Sunday, December 28, 2014

Getting Lost on the Highway

After a 2400 Km drive spread over 8 days, I can say that the road travel in India has become far simpler and safer with divided highways.

On the highways (NOT in the towns we passed through), driving shows greater discipline and courtesy than I would have expected. But one has to accept that it is perfectly safe, or even safer, to overtake from the wrong side:) The driver should just accept it and not feel any guilt for violating the road laws - no policeman in India is likely to give a ticket for it.

I got lost once but it was my own stupidity. After Jaipur, the next convenient halt was Bhilwara. I got on the road to Ajmer. I was pretty sure I was on the right route - it was going to Udaipur and the route I had selected, thanks to Google maps, was the shortest/best route to Udaipur from Jaipur. After a while, I noticed signs indicating the distance to Beawar - it seemed a little nearer than I had expected Bhilwara to be.

My mind had made a discovery - given the fondness of our politicians to change names, Bhilwara's name must have been changed to Beawar. I was so convinced about this discovery that I did not think it worthwhile to stop and confirm it. I had not noticed any major turning, so this route had to be right.

On reaching Beawar, I tried to find the hotel, only to discover to my embarrassment that I was a 100Km from where I was supposed to be. A state highway connected the two - it was narrow, often very rough road, occupied frequently by goats.

I had missed a turning - there was a sign for going to Shrinager. But how was I to know that it was not an exit to a small town but a exit to a highway?

A lesson learnt!

Moral hazard of going to a Goan Wedding

It was in 1964 at the wise age of 14 influenced by the flower generation, I became a vegetarian and have remained so for half a century. I had found solace in G B Shaw's statement
  “I do not want to make my stomach a graveyard of dead animals.”    George Bernard Shaw

Yesterday, I became aware of having eaten a tiny chicken sandwich soon after eating it. I drowned my sorrow with another glass of beer.

I can't help but wonder would it have been so hard for the wedding organizers to have an option of a vegetarian snacks plate? Or am I being unduly difficult?

Anyway, I was mentally prepared to leave before dinner knowing that the buffet won't open till well after my bedtime and I did :)

However, this is the wedding I am not likely to forget because I ate a chicken sandwich!

Tuesday, December 9, 2014

The start of disillusionment with Delhi Metro

I just returned from Delhi. In my last trip, I was amazed at the ease with which I could visit my relations using the Delhi Metro and at my age. It was particularly impressive to see young people get up without being prompted and offer me a seat - seeing my grey hair - for the seats reserved for old folks. Only once did I need ask(I was tired and the journey was long) but the guy pretended not to listen. Sadly, the person sitting next to him gave me the seat and it did not seem appropriate for me to insist that the impolite guy get up.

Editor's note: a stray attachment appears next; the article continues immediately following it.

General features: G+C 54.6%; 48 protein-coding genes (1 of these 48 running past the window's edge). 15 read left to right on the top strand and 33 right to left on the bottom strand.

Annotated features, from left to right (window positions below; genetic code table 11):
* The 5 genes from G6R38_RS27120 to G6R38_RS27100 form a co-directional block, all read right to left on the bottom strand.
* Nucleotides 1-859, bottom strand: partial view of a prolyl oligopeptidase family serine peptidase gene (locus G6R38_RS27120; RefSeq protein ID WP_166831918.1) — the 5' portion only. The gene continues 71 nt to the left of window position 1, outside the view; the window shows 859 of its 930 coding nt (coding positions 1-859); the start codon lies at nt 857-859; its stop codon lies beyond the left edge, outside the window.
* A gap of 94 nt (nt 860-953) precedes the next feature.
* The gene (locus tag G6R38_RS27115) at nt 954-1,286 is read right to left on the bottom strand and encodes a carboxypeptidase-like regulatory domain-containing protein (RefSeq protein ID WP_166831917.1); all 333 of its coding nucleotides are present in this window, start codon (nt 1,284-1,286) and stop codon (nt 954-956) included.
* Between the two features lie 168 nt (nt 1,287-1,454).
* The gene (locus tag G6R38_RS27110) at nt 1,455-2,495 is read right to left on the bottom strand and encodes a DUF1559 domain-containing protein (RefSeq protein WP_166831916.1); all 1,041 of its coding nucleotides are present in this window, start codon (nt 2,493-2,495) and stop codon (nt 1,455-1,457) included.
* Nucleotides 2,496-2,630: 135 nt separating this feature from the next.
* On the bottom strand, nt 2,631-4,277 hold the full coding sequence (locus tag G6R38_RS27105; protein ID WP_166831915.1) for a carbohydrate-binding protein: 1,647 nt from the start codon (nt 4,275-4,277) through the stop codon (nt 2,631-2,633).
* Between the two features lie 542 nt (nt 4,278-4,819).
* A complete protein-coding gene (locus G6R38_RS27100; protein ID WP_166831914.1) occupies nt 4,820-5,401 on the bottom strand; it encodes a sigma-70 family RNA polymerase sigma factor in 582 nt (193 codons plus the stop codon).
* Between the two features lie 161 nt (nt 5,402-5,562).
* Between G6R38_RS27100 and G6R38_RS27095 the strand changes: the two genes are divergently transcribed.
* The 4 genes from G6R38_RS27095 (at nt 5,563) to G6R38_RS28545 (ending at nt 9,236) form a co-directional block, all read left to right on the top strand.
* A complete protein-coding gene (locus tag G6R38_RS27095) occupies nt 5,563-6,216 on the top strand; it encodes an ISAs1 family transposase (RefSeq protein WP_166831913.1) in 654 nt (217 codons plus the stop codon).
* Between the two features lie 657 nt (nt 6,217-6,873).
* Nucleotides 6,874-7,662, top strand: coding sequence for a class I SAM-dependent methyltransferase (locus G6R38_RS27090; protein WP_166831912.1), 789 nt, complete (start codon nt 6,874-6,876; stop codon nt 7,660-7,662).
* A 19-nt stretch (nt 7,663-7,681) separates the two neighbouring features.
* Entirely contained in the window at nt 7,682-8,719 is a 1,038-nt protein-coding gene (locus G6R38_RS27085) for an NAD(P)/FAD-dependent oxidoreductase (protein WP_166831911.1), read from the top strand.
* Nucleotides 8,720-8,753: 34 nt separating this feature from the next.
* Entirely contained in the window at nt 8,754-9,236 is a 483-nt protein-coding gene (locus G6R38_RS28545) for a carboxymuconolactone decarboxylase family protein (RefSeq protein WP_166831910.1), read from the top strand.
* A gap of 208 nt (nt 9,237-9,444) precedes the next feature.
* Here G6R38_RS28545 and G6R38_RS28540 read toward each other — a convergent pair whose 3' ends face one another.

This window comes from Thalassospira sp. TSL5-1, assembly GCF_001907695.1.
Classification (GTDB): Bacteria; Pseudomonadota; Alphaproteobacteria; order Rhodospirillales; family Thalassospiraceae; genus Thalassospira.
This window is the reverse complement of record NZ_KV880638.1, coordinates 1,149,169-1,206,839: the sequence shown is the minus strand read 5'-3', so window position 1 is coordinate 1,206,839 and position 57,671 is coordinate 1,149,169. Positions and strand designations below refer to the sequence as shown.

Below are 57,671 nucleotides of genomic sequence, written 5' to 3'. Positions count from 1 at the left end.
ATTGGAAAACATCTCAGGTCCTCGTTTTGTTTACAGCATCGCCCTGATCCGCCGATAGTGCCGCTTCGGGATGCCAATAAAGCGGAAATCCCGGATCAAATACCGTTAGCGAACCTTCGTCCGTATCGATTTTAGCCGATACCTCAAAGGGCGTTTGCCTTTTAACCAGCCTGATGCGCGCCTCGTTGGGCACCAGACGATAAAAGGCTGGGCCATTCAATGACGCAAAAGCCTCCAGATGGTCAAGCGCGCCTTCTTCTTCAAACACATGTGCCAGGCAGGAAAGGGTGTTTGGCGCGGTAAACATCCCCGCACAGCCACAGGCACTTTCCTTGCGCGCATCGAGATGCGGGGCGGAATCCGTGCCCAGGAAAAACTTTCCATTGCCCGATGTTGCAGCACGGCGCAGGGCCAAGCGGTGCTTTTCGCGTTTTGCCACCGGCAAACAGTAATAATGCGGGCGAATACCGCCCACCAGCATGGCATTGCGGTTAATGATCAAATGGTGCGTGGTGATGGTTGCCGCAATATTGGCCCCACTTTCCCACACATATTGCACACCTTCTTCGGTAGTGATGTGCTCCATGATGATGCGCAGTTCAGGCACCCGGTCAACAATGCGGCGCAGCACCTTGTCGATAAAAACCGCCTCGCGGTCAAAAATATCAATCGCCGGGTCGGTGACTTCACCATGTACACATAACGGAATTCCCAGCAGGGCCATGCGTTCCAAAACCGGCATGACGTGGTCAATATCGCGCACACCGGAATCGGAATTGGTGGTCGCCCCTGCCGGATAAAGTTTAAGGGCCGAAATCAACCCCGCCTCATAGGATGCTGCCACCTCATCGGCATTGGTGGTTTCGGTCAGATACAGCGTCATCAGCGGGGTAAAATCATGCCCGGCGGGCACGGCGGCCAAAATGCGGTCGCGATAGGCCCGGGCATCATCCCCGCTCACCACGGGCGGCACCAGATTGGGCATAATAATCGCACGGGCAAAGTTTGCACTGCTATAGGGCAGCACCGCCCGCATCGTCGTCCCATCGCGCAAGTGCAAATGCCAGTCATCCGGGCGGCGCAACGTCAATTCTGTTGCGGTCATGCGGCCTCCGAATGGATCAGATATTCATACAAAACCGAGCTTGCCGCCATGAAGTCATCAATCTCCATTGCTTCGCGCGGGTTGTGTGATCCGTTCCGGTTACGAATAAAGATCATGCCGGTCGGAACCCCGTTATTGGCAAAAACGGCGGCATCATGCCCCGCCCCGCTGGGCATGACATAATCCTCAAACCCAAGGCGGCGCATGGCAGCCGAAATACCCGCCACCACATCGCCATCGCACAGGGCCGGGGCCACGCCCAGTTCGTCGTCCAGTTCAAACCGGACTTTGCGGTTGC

I did notice crowding at times. However, on this trip, at 12NOON on a Sunday, I found the train packed like the Mumbai local. I just could not have gotten down at, say, Rajiv Gandhi station. A youngster just ignored the senior citizen standing close to him. It is very difficult to be polite if there is no standing room :(

The congestion seemed significantly worse just after a few months.

Given the goodwill of all Delhi citizens for the Metro, I can't think even a single person would object to an additional charge on petrol and diesel to compensate the Metro for making the citizens' journey more comfortable.

I was surprised that the train frequency is not being increased. On many routes not all trains are 8 coaches. Why not make them even longer? Why do we need to have people packed like sardines? Is maximising the money from public transport so important a consideration?

My disillusionment grew by this news today about a scandal in the order for Metro trains.
At an internal meeting, Naidu was of the view that the contract be cancelled immediately, but sources said that Secretary Shankar Aggarwal explained to him that cancelling the tender would delay the project by at least two years, which would reflect poorly on the government.
These are coaches for the 3rd phase! If an improvement in frequency is desired for existing phases, we should expect a minimum gap of two years after a decision is taken.

Meanwhile, I ended my journey by taking an auto to go to the station. It was 4PM, office traffic would have started and I just could not take the risk.

I have never liked Delhi. Our old area reminds me of a prison with gates and fences on public roads.

I am even less inclined to visit it even as a tourist in the future. I will let the money in my smart card lapse.

 I will probably not praise and brag about the advantages of Delhi Metro to any one any more - and I feel extremely sad about that. 

Tuesday, December 2, 2014

Helplessness about events like the Bhopal Tragedy

The article by Indira Jaising was a grim reminder of the past. I think I became conscious of the scale and implications of the Bhopal tragedy only after I had seen the Yes Men Fix the World a few years ago.

I saw their prank on BBC  again. The sadness is about the drop in the stock price of Dow after the prank was broadcast. By a coincidence, I watched Chabrol's The Story Women yesterday and was struck by the statement of one of the characters - "Once you have a little money, you want more".

Increase in the value of my investments makes me happy though with little awareness about the reason for their growth. Investing via mutual funds makes the distance between my 'wealth' and corporate actions even more far removed :(